How do you create the curves?! You buy pre-built "ribs" from a company that does archways, and you just screw them into the 2x4's and into the concrete on the ground; and for the vertical curves, you go straight into the walls (make sure you screw into a 2x4 for solid construction). Then, take a thinner sheet of drywall that is suited for bending when wet, and you bend them into shape. We took two spare ribs, put them on saw horses, and then a sheet of drywall and formed it into our mold. After you have your "mold" to shape the rest of the drywall on, you just painstakingly take each piece, start adding water and slowly add weight (sand bags) onto the center of the drywall sheet until is rests nicely into the mold. Once dry, you put it in place on the ribs, and screw in. We found that some of the sheets needed a little extra water while being screwed into place as they way not have been curved perfectly. Once that's done, it's back to the mud.

Here was the truly difficult part: using the joint compound to create a 1 1/4" gradient from the flat walls onto the curved pieces of drywall. Any bump or dip in the compound would create a shadow, which you cannot have. We started with small amounts of mud that we would attempt to build the gradient with by pulling to or from the edge... it didn't work. There was always a bump on the edge of the curved piece, and always a slight dip before the edge... it was confounding. The vertical curves were first, and we eventually were able to sand away our errors, and painstakingly fill in errors until we had no shadows. For the horizontal curve into the wall/floor, we went with a different approach. We took a 12" flat blade, and added a ton of mud to the edge of the curve on the wall, then, we aligned the blade's end to the edge of the curved piece of wall, the opposite end flat against the wall above it, and just drug the blade as far as the mud would go. This gave us a ton of holes and cracks, but it was an almost perfect gradient from the wall onto the curve. Then, for the second pass, we would go in and fix our little holes, gutters, groves, etc., worked much better! This took us from 6-12 passes (and sanding) on the horizontal curves, to just 2-3 passes on the horizontals. Much better!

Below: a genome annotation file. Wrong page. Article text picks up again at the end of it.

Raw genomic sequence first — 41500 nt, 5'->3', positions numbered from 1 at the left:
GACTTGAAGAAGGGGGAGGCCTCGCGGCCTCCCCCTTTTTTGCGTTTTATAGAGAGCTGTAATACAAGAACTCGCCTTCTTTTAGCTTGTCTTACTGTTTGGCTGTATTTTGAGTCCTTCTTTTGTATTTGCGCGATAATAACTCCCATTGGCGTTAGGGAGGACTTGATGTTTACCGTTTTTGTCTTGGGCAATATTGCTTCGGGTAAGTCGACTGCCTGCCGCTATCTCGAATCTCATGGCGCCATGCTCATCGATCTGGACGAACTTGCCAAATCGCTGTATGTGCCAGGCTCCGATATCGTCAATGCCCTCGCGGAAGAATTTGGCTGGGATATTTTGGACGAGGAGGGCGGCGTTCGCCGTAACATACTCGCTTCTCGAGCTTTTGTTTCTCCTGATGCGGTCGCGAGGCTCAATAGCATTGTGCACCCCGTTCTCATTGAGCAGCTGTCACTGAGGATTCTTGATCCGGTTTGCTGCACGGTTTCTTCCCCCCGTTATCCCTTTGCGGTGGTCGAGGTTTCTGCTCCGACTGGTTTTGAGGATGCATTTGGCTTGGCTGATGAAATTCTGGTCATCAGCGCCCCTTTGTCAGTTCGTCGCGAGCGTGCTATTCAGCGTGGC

The curve to the floor was the exact same process as the joint compound on the horizontal bit of curve, except, instead of joint compound, we used concrete. Luckily, the concreted didn't end up being much more difficult to work with. Let me wrap this up, it's getting boring I'm sure. There was a lot of sanding! We had to sand after each application of mud or concrete, and after two passes with paint. For paint, we did a thick, high quality white paint to help fill in little cracks and bumps, but mostly just used a white primer, as it's matte, budget friendly, and looks great. I think we're four or five coats in.